Saturday, March 04, 2017

Man About Willits: It's Your Move

source: The Willits News March 2, 2017

I have been a gamer all my life. From board games to card games to video games to role playing, I love all kinds, every kind of game, and I probably have tried most at one point or another from “Risk” to “Dungeons and Dragons” to “Magic The Gathering,” but there is one game that has had a hold on me for years and has been a constant throughout my life: the venerable game of chess. I often drive the rain soaked streets in Mendocino County looking for a game.

Ever since my dad taught me how the pieces move when I was 10, I have been enthralled by the complexities of the royal game, although I didn’t always play it. I took a long break from the game, not because I wanted to but because life got in the way, but I rediscovered it in college and have played it on and off ever since.

The beauty of chess, apart from the fact it offers many intellectual rewards, is also that you can play it anywhere and everywhere. In Russia and most European countries, the game is almost like a religion, I have read people play it on trains, in the park, and kids partake of it at school as part of their curriculum. Nowadays you can play over the board face to face against your opponent or on the internet and even on a smartphone through an app.

Most people who do not partake of the hobby don’t realize that chess has its own language. Actually, it has many languages, although there are two types of notation, the descriptive and the algebraic. The former was replaced by the latter for ease of use. This notation works by naming the squares where the pieces move on the 64 square board.

It is chess notation that allowed people to play “postal” chess for years prior to the advent of the internet. In postal or correspondence chess, a person will mail their move to another player and wait to receive the other player’s response. A game could take months or even years this way, but the advantage is you did not have to be next to the other player. It also allowed players to enjoy centuries old games and to play over historic matches by replaying the moves of their favorite recorded games printed in books and in newspapers and magazines.

The rise of the world wide web in the 1990s changed a lot in the global society and chess was no different. All of a sudden more people could instantly face each other in fierce battles over the web, internet clubs sprang up as did forums and websites dedicated to strategy and preserving the history of the game. Software which helped with instruction became popular and tournaments, which had once been exclusive to over-the-board play suddenly were also happening online.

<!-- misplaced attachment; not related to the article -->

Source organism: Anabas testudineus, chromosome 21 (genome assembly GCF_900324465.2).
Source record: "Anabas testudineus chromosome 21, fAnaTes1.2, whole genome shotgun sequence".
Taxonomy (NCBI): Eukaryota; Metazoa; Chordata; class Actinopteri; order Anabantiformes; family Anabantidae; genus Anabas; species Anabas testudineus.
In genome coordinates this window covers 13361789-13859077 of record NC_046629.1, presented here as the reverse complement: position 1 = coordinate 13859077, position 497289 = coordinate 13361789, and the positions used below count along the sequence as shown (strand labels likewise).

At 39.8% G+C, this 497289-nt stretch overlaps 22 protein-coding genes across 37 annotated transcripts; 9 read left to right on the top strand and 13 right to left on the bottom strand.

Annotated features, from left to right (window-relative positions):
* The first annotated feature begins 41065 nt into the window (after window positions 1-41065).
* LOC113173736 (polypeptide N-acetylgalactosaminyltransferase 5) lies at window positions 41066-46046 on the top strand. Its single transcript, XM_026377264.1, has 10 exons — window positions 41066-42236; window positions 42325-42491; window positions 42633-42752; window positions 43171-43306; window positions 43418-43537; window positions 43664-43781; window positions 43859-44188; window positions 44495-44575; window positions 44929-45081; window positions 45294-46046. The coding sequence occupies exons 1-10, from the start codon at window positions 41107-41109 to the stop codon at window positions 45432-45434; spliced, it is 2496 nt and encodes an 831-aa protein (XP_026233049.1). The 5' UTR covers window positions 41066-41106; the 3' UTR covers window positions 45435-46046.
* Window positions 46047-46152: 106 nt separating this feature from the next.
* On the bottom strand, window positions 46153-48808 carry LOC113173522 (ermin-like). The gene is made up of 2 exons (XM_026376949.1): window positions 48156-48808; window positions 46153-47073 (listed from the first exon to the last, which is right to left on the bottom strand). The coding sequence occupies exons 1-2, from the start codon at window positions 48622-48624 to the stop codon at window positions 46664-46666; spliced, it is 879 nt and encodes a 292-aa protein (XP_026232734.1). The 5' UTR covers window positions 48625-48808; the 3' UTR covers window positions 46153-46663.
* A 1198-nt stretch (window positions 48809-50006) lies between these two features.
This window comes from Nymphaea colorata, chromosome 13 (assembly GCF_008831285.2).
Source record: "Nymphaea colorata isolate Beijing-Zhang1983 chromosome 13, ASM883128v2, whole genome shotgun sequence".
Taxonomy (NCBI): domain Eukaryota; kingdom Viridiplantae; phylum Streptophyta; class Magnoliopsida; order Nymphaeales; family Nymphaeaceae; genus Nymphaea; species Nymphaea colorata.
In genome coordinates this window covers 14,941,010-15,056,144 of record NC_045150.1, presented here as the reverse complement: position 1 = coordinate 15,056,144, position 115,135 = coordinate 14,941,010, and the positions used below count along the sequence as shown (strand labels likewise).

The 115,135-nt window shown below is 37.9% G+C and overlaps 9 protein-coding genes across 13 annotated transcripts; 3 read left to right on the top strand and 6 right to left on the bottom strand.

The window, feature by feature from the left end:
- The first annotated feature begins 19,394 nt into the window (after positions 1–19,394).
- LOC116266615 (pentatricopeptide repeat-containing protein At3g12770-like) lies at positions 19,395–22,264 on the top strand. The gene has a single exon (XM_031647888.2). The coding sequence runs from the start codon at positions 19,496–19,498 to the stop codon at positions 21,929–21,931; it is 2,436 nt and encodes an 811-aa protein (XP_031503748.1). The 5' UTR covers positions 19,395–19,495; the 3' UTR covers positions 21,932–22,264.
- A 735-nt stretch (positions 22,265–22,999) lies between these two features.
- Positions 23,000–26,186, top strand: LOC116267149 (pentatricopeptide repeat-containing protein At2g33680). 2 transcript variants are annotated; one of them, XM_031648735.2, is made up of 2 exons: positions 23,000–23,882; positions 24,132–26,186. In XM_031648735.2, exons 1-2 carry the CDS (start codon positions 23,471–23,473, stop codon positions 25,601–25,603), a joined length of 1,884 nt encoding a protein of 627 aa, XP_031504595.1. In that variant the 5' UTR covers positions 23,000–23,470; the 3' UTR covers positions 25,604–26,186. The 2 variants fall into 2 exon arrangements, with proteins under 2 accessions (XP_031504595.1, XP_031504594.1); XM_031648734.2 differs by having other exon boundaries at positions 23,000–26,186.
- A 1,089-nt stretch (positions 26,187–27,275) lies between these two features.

I play chess occasionally with my college buddy Michael Chen, even though he resides 536 miles away in Southern California. We play using correspondence through Facebook and he routinely beats me.

Throughout history many famous people have played chess and the chess world has produced its share of celebrated characters and players. Benjamin Franklin was said to have loved the game. He famously said once, “We learn from chess the greatest maxim in life - that even when everything seems to be going badly, we should not lose heart, but always hope for a change for the better.”Another temperamental player, after losing an intense match is said to have grabbed his opponent’s king, hurled it across the room and shouted, “Why must I lose to this idiot?”

When I was growing up I was fascinated and read about the great chess champions of all time. There was Jose Raul Capablanca, the great Cuban master who was also ambassador for Cuba during his lifetime and a world champion in 1920. There was the U.S. champion Bobby Fischer who took on the Russian monopoly of the game and won the world title in 1972 in Reykjavic Iceland in dramatic fashion against the best Russian master Boris Spassky. The celebrated match was like a heavy weight boxing fight to chess lovers, and a microcosm of the Cold War.

In 1996 in Philadelphia, another historical chess match enthralled the world. This one featured chess champion Gary Kasparov playing against a super IBM computer dubbed “Deep Blue.” It marked the first time a chess playing computer defeated a world champion in a classical game under tournament regulations. The match captured the attention of millions and brought a renewed interest in the ancient game.

No one knows who invented it, but the game has been played for centuries by aristocrats, by diplomats and by scholars. I personally travelled by bus for several hours once to Santa Monica beach where there is a section of benches and old Russian masters who play on a daily basis. On another occasion, I was in New York City in the famous Washington Square Park, killing time while waiting on a flight back home. I thought it was a good idea to play one of the old guys in the park, perhaps I could give them a good game?

I don’t recommend it. Fastest $5 I ever lost.
Chess players are sometimes stereotyped as uber geeks, but in my experience this is a misconception as I have met chess players of every age, creed and walk of life during my lifetime. Chess players have a sense of humor. One player told me this joke: A man and a dog were seen playing chess together in a park. One person remarked, “Wow, that’s a clever dog.” The man retorted, “He’s not so clever, I beat him three out of four games.”
I try to find a chess club or gaming store everywhere I go. Ukiah has one and so does Willits. The Willits gaming store has almost every role playing, card and board game available and there are games happening on week nights and on the weekend. I have not seen chess players there.

I am still searching for over-the-board opponents to play during my free time. Come on Willits, it’s your move.